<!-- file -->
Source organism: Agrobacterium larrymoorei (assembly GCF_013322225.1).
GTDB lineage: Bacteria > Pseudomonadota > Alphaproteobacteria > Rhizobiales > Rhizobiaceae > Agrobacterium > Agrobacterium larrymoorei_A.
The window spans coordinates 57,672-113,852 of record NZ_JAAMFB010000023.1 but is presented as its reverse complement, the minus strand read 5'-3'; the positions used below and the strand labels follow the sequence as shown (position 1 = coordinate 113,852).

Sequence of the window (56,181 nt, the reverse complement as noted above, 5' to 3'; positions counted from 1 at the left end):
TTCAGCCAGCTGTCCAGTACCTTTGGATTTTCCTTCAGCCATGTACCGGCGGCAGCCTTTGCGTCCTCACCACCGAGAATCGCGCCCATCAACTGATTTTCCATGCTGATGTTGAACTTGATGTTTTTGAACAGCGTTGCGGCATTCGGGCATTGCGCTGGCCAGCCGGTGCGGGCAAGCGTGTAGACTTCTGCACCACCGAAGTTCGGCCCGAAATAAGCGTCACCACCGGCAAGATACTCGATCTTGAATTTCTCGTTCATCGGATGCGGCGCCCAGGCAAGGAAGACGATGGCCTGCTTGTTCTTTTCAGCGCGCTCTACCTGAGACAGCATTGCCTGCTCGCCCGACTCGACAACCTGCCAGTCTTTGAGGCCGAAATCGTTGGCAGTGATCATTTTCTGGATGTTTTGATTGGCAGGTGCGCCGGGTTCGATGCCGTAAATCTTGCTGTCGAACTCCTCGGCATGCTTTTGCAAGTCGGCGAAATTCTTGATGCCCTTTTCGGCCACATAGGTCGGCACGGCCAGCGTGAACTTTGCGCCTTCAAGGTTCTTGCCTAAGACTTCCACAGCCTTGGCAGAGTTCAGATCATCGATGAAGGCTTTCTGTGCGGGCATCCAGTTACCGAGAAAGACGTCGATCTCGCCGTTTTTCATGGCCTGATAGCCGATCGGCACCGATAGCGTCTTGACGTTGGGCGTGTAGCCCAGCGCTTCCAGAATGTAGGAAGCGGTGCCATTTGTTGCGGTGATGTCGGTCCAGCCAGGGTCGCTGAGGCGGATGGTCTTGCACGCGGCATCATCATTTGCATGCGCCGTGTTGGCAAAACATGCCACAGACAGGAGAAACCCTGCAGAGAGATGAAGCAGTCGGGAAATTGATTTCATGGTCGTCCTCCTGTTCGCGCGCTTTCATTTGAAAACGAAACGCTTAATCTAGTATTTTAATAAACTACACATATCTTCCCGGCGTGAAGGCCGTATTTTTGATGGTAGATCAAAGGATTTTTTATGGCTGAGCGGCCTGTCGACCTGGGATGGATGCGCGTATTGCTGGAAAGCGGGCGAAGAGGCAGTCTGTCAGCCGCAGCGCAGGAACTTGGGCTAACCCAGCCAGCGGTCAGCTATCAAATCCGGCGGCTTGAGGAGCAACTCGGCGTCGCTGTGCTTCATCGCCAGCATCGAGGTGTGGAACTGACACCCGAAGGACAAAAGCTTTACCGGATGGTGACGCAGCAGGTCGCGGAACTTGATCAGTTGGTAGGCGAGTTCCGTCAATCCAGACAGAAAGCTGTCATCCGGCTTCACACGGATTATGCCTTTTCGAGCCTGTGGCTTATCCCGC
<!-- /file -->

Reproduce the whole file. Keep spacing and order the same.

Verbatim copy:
Source organism: Agrobacterium larrymoorei (assembly GCF_013322225.1).
GTDB lineage: Bacteria > Pseudomonadota > Alphaproteobacteria > Rhizobiales > Rhizobiaceae > Agrobacterium > Agrobacterium larrymoorei_A.
The window spans coordinates 57,672-113,852 of record NZ_JAAMFB010000023.1 but is presented as its reverse complement, the minus strand read 5'-3'; the positions used below and the strand labels follow the sequence as shown (position 1 = coordinate 113,852).

Sequence of the window (56,181 nt, the reverse complement as noted above, 5' to 3'; positions counted from 1 at the left end):
TTCAGCCAGCTGTCCAGTACCTTTGGATTTTCCTTCAGCCATGTACCGGCGGCAGCCTTTGCGTCCTCACCACCGAGAATCGCGCCCATCAACTGATTTTCCATGCTGATGTTGAACTTGATGTTTTTGAACAGCGTTGCGGCATTCGGGCATTGCGCTGGCCAGCCGGTGCGGGCAAGCGTGTAGACTTCTGCACCACCGAAGTTCGGCCCGAAATAAGCGTCACCACCGGCAAGATACTCGATCTTGAATTTCTCGTTCATCGGATGCGGCGCCCAGGCAAGGAAGACGATGGCCTGCTTGTTCTTTTCAGCGCGCTCTACCTGAGACAGCATTGCCTGCTCGCCCGACTCGACAACCTGCCAGTCTTTGAGGCCGAAATCGTTGGCAGTGATCATTTTCTGGATGTTTTGATTGGCAGGTGCGCCGGGTTCGATGCCGTAAATCTTGCTGTCGAACTCCTCGGCATGCTTTTGCAAGTCGGCGAAATTCTTGATGCCCTTTTCGGCCACATAGGTCGGCACGGCCAGCGTGAACTTTGCGCCTTCAAGGTTCTTGCCTAAGACTTCCACAGCCTTGGCAGAGTTCAGATCATCGATGAAGGCTTTCTGTGCGGGCATCCAGTTACCGAGAAAGACGTCGATCTCGCCGTTTTTCATGGCCTGATAGCCGATCGGCACCGATAGCGTCTTGACGTTGGGCGTGTAGCCCAGCGCTTCCAGAATGTAGGAAGCGGTGCCATTTGTTGCGGTGATGTCGGTCCAGCCAGGGTCGCTGAGGCGGATGGTCTTGCACGCGGCATCATCATTTGCATGCGCCGTGTTGGCAAAACATGCCACAGACAGGAGAAACCCTGCAGAGAGATGAAGCAGTCGGGAAATTGATTTCATGGTCGTCCTCCTGTTCGCGCGCTTTCATTTGAAAACGAAACGCTTAATCTAGTATTTTAATAAACTACACATATCTTCCCGGCGTGAAGGCCGTATTTTTGATGGTAGATCAAAGGATTTTTTATGGCTGAGCGGCCTGTCGACCTGGGATGGATGCGCGTATTGCTGGAAAGCGGGCGAAGAGGCAGTCTGTCAGCCGCAGCGCAGGAACTTGGGCTAACCCAGCCAGCGGTCAGCTATCAAATCCGGCGGCTTGAGGAGCAACTCGGCGTCGCTGTGCTTCATCGCCAGCATCGAGGTGTGGAACTGACACCCGAAGGACAAAAGCTTTACCGGATGGTGACGCAGCAGGTCGCGGAACTTGATCAGTTGGTAGGCGAGTTCCGTCAATCCAGACAGAAAGCTGTCATCCGGCTTCACACGGATTATGCCTTTTCGAGCCTGTGGCTTATCCCGC